Fig. 2
Fig. 2

The change of HSA in each follow-up period. HSA, head-shaft angle; * indicate that most decrease of HSA occurs in the period of 1 to 3 months (p < 0.001)

Table 2

Comparison of head-shaft angle and clinical outcomes between patient with medial support and without medial support

 

With MS

Without MS

p value

Mean HSA (°)

Immediate

135.6 ± 5.7

135.9 ± 5.0

0.752

1-month

134.2 ± 5.8

135.0 ± 5.1

0.412

3-month

127.9 ± 6.5

131.5 ± 6.7

0.003

6-month

126.7 ± 6.3

130.7 ± 6.8

0.001

12-month

126.4 ± 6.1

130.3 ± 6.7

< 0.001

Last follow-up

126.2 ± 6.1

130.2 ± 6.9

0.001

Neer’s criteria

0.056

 

Excellent (> 89)

14

28

 

Satisfactory (80–89)

20

24

 

Unsatisfactory (70–79)

14

12

 

Failure (< 70)

10

0

Neer’s score

78.9 ± 11.6

86.3 ± 7.2

0.004

Complication

 

Reduction loss

14

4

0.005

Varus malunion

10

6

0.199

Subacromial impingement

0

2

0.175

Delayed union

2

2

0.920

Reoperation

2

0

0.134

HSA head-shaft angle, MS medial support

Fig. 3
Fig. 3

The HSA trends during follow-up. HSA, head-shaft angle; MS, medial support

Fig. 4
Fig. 4

The mean Neer’s score in varus malunion and non-varus malunion patients. *, p < 0.001

Linear regression showed that the Neer score was negatively associated with HSA change (R2 = 0.647, p < 0.001; Fig. 5). On univariate analyses, Neer type 4 fracture, the difference between the postoperative HSA (on the injured side) and that of the uninjured side (the ΔHSA), healing time, and the HSA change to the end of follow-up were all significantly associated with the Neer score (Table 3). On multivariate linear regression analysis, only healing time among the above four factors was excluded from the final model (R2 = 0.692, Table 4).
Fig. 5
Fig. 5

Linear regression analysis of Neer’s score and the HSA change to the end of follow-up. HSA, head-shaft angle

Table 3

Univariate association for each risk factor and Neer’s score

Characteristics

RR (95% CI)

p value

Age (year)

0.08 (−0.04, 0.19)

0.212

Sex

 Female

Ref.

 

 Male

0.25 (−2.72, 3.22)

0.868

Fracture type

 2

Ref.

 

 3

2.42 (0.69, 5.52)

0.129

 4

4.21 (2.32, 8.40)

0.041

 Uninjured side HSA

0.10 (−0.21, 0.40)

0.535

 Postoperative HSA

0.17 (−0.11, 0.44)

0.245

 ΔHSA

−2.04 (−3.36, −0.71)

0.003

 Healing time (month)

−1.54 (−2.61, −0.47)

0.005

 Change of HSA

−1.80 (−2.04, −1.56)

< 0.001

HSA, head-shaft angle; ΔHSA, the difference between the postoperative HSA (on the injured side) and that of the uninjured side; Change of HSA, the HSA change to the end of follow-up

Table 4

Multivariable linear regression model for Neer’s score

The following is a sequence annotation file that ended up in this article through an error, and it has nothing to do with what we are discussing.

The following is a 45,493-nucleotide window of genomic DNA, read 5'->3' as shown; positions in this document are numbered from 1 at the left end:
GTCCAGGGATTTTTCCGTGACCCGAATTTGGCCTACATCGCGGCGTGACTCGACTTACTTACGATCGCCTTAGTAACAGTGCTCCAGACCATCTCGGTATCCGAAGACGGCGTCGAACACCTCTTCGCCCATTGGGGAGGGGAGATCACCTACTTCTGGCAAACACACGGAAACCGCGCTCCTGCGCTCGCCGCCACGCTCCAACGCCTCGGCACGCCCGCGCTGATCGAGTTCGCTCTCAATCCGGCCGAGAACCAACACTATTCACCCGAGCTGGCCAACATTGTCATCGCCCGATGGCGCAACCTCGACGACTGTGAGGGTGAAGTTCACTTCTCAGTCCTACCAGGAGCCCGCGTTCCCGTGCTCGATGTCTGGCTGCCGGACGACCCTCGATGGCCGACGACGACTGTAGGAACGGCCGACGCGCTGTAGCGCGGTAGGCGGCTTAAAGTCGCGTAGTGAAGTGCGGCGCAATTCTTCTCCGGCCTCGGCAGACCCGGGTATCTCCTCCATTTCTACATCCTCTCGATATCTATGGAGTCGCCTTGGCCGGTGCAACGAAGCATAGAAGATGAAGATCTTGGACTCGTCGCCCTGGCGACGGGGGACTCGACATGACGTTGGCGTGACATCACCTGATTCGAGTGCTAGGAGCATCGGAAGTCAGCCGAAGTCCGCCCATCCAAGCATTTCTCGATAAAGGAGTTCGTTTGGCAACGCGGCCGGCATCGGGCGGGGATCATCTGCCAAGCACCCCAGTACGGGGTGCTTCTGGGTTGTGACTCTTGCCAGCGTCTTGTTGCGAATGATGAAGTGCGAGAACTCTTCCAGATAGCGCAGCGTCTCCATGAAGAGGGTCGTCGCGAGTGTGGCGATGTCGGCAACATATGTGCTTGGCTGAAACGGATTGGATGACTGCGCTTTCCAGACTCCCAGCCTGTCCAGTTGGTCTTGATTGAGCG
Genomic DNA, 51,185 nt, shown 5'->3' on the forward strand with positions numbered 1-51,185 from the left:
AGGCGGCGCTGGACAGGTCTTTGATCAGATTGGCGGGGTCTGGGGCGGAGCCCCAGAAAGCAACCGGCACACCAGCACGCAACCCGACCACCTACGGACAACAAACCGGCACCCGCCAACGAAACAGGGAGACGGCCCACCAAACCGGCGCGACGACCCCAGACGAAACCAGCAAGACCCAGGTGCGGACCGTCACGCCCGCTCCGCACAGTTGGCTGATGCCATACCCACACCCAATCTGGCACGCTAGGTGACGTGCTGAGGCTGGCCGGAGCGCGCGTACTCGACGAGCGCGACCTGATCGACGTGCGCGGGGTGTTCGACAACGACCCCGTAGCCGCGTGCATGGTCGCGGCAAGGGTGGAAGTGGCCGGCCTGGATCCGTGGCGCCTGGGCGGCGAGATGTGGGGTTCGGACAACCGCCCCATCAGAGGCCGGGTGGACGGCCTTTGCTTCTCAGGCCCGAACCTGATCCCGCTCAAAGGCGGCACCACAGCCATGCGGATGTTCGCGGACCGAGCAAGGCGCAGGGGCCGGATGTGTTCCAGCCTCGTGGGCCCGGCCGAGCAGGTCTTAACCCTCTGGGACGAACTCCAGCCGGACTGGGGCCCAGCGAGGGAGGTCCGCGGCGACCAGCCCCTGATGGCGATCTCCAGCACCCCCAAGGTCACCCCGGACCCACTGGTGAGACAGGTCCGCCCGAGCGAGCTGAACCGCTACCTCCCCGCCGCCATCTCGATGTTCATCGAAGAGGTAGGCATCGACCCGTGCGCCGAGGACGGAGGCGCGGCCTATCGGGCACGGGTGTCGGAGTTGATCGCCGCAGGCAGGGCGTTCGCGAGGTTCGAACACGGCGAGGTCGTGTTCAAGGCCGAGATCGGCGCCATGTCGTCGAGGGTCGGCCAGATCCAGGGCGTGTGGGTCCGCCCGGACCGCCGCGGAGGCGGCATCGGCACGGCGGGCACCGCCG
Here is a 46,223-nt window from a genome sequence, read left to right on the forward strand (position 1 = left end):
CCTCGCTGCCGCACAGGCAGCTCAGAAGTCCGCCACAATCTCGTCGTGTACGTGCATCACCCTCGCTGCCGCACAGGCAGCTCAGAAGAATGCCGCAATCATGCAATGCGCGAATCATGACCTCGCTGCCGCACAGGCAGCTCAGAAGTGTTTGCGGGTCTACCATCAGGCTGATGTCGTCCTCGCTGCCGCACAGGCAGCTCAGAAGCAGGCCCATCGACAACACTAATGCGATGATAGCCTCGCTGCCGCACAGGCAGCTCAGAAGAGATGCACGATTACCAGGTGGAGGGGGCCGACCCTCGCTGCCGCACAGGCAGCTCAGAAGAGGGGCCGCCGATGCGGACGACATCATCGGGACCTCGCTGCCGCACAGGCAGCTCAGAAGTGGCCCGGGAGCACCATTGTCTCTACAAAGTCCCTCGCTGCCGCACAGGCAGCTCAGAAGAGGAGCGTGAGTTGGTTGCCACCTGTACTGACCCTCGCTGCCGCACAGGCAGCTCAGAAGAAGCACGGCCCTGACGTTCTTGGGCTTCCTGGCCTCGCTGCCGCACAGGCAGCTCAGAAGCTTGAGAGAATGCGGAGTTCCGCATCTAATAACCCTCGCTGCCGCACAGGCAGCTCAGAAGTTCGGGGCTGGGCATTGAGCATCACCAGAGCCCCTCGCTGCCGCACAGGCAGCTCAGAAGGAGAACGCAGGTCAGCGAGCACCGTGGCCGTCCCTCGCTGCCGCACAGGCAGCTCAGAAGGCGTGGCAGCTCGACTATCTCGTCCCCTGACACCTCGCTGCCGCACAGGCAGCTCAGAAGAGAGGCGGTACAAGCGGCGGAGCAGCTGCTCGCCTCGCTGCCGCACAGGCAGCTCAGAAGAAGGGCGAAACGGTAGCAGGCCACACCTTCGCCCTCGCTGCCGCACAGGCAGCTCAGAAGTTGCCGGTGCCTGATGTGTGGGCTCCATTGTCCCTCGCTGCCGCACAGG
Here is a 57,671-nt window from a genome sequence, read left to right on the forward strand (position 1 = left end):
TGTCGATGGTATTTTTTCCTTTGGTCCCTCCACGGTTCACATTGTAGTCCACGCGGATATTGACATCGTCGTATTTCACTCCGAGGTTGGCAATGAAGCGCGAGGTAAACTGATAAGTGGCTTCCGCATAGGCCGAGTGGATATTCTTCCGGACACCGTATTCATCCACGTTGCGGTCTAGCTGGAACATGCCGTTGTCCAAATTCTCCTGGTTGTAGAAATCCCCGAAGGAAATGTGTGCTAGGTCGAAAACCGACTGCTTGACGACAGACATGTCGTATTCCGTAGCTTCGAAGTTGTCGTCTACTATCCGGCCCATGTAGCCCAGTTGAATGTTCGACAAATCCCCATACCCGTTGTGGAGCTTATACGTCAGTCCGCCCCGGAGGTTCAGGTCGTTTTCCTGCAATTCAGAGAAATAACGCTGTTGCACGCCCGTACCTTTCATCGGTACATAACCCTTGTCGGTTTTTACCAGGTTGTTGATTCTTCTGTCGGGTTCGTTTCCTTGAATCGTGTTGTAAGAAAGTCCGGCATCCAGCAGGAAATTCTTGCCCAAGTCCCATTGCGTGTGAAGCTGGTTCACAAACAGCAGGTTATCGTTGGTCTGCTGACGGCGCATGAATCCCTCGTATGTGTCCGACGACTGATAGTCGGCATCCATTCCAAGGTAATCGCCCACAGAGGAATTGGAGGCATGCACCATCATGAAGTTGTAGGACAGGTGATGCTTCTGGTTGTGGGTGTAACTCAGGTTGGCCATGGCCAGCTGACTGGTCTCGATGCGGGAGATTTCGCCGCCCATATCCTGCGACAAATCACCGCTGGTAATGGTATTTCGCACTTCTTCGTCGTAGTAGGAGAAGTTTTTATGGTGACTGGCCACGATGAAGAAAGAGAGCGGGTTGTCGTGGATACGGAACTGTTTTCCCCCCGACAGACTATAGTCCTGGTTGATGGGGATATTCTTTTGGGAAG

Characteristics

Coefficient

95% CI

p value

Fracture type 4

−4.31

−7.16, − 1.46

0.004

ΔHSA

−1.03

−1.84, −0.23

0.014

Healing time

0.08

−0.74, 0.89

0.857

Change of HSA

−1.70

−14.01, − 1.93

< 0.001

HSA, head-shaft angle; ΔHSA, the difference between the postoperative HSA (on the injured side) and that of the uninjured side; Change of HSA, the HSA change to the end of follow-up

Discussion

HSA loss was maximal from 1 to 3 months postoperatively, in agreement with the literature [8, 17]. The average healing time was 4.4 months; the HSA remained essentially unchanged after 6 months. Of fractures that did not heal within 3 months, significant differences were evident between the HSA in the immediate postoperative phase and the values measured over 1–3 months. We suspected that this might reflect early voluntary exercise. Most patients could endure residual pain 1 month after surgery and, after 2 months of functional exercise, limb function partially recovered. Hence, some patients may have commenced internal forward rotation, and even stretching and weight-bearing activities. Muscle action during such exercises might change the HSA. In addition, the biomechanical stability of the proximal humerus may be compromised by fracture-healing during this period. Primitive bone callus formation varies among individuals; premature exercise may change the HSA but further research is required to confirm this.

The mean HSA of the with-MS group was significantly greater than that of the without-MS group at 3 months postoperatively (p = 0.003); MS was associated with less reduction loss. Overall, the reduction loss rate was significantly higher in the without-MS group (p = 0.005), consistent with other studies [1820].Jung et al. [21] reported that inadequate MS was an independent risk factor for reduction loss after surgery to treat PHFs. In the absence of MS, the fixed-angle screws must serve as perpendicular struts aiding the humeral head to resist varus displacement. Therefore, MS is important for maintenance of reduction in patients with PHFs; surgeons must maximally restore MS.